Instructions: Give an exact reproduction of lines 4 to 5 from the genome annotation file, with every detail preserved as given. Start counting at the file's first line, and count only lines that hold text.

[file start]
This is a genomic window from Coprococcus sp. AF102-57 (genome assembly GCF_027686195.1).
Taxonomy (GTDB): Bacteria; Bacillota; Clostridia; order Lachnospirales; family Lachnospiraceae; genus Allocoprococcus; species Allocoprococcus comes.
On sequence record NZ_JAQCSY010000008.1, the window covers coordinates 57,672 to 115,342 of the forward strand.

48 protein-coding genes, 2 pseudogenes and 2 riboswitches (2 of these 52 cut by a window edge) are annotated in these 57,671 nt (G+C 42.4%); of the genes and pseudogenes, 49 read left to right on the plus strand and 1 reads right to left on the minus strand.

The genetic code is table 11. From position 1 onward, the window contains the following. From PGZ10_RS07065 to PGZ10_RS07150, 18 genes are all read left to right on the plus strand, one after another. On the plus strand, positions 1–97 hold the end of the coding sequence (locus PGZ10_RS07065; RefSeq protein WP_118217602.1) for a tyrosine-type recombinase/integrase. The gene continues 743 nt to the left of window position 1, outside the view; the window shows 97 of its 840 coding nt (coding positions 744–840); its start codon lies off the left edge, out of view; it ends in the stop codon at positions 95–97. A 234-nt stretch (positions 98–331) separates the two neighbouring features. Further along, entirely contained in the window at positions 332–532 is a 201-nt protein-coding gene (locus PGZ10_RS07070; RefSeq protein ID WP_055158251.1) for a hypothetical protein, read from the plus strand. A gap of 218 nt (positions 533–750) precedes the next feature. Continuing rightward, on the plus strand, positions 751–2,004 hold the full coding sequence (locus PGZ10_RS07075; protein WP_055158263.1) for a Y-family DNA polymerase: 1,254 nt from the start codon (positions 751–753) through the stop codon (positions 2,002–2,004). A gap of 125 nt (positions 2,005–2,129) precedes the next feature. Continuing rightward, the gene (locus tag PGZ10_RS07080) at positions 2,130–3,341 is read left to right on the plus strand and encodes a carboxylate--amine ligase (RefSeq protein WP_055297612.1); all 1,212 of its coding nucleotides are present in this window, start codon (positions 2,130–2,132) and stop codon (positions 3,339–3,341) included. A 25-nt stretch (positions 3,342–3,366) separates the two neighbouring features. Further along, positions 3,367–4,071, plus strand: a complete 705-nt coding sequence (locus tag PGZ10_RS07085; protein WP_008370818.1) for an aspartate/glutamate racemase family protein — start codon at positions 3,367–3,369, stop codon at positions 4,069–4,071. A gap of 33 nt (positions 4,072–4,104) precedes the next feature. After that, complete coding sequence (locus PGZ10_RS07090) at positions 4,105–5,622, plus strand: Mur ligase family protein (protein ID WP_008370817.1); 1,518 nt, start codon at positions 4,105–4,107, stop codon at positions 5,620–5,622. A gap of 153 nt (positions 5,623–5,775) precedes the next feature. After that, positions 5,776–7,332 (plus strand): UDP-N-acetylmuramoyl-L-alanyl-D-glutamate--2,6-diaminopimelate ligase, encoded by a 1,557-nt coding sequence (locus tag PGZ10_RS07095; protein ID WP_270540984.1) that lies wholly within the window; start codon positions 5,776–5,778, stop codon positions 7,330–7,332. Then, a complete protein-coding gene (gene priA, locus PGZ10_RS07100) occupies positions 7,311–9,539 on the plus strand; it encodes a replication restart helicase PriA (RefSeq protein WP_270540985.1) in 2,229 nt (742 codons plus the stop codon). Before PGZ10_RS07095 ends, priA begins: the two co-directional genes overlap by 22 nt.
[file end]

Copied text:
48 protein-coding genes, 2 pseudogenes and 2 riboswitches (2 of these 52 cut by a window edge) are annotated in these 57,671 nt (G+C 42.4%); of the genes and pseudogenes, 49 read left to right on the plus strand and 1 reads right to left on the minus strand.

The genetic code is table 11. From position 1 onward, the window contains the following. From PGZ10_RS07065 to PGZ10_RS07150, 18 genes are all read left to right on the plus strand, one after another. On the plus strand, positions 1–97 hold the end of the coding sequence (locus PGZ10_RS07065; RefSeq protein WP_118217602.1) for a tyrosine-type recombinase/integrase. The gene continues 743 nt to the left of window position 1, outside the view; the window shows 97 of its 840 coding nt (coding positions 744–840); its start codon lies off the left edge, out of view; it ends in the stop codon at positions 95–97. A 234-nt stretch (positions 98–331) separates the two neighbouring features. Further along, entirely contained in the window at positions 332–532 is a 201-nt protein-coding gene (locus PGZ10_RS07070; RefSeq protein ID WP_055158251.1) for a hypothetical protein, read from the plus strand. A gap of 218 nt (positions 533–750) precedes the next feature. Continuing rightward, on the plus strand, positions 751–2,004 hold the full coding sequence (locus PGZ10_RS07075; protein WP_055158263.1) for a Y-family DNA polymerase: 1,254 nt from the start codon (positions 751–753) through the stop codon (positions 2,002–2,004). A gap of 125 nt (positions 2,005–2,129) precedes the next feature. Continuing rightward, the gene (locus tag PGZ10_RS07080) at positions 2,130–3,341 is read left to right on the plus strand and encodes a carboxylate--amine ligase (RefSeq protein WP_055297612.1); all 1,212 of its coding nucleotides are present in this window, start codon (positions 2,130–2,132) and stop codon (positions 3,339–3,341) included. A 25-nt stretch (positions 3,342–3,366) separates the two neighbouring features. Further along, positions 3,367–4,071, plus strand: a complete 705-nt coding sequence (locus tag PGZ10_RS07085; protein WP_008370818.1) for an aspartate/glutamate racemase family protein — start codon at positions 3,367–3,369, stop codon at positions 4,069–4,071. A gap of 33 nt (positions 4,072–4,104) precedes the next feature. After that, complete coding sequence (locus PGZ10_RS07090) at positions 4,105–5,622, plus strand: Mur ligase family protein (protein ID WP_008370817.1); 1,518 nt, start codon at positions 4,105–4,107, stop codon at positions 5,620–5,622. A gap of 153 nt (positions 5,623–5,775) precedes the next feature. After that, positions 5,776–7,332 (plus strand): UDP-N-acetylmuramoyl-L-alanyl-D-glutamate--2,6-diaminopimelate ligase, encoded by a 1,557-nt coding sequence (locus tag PGZ10_RS07095; protein ID WP_270540984.1) that lies wholly within the window; start codon positions 5,776–5,778, stop codon positions 7,330–7,332. Then, a complete protein-coding gene (gene priA, locus PGZ10_RS07100) occupies positions 7,311–9,539 on the plus strand; it encodes a replication restart helicase PriA (RefSeq protein WP_270540985.1) in 2,229 nt (742 codons plus the stop codon). Before PGZ10_RS07095 ends, priA begins: the two co-directional genes overlap by 22 nt.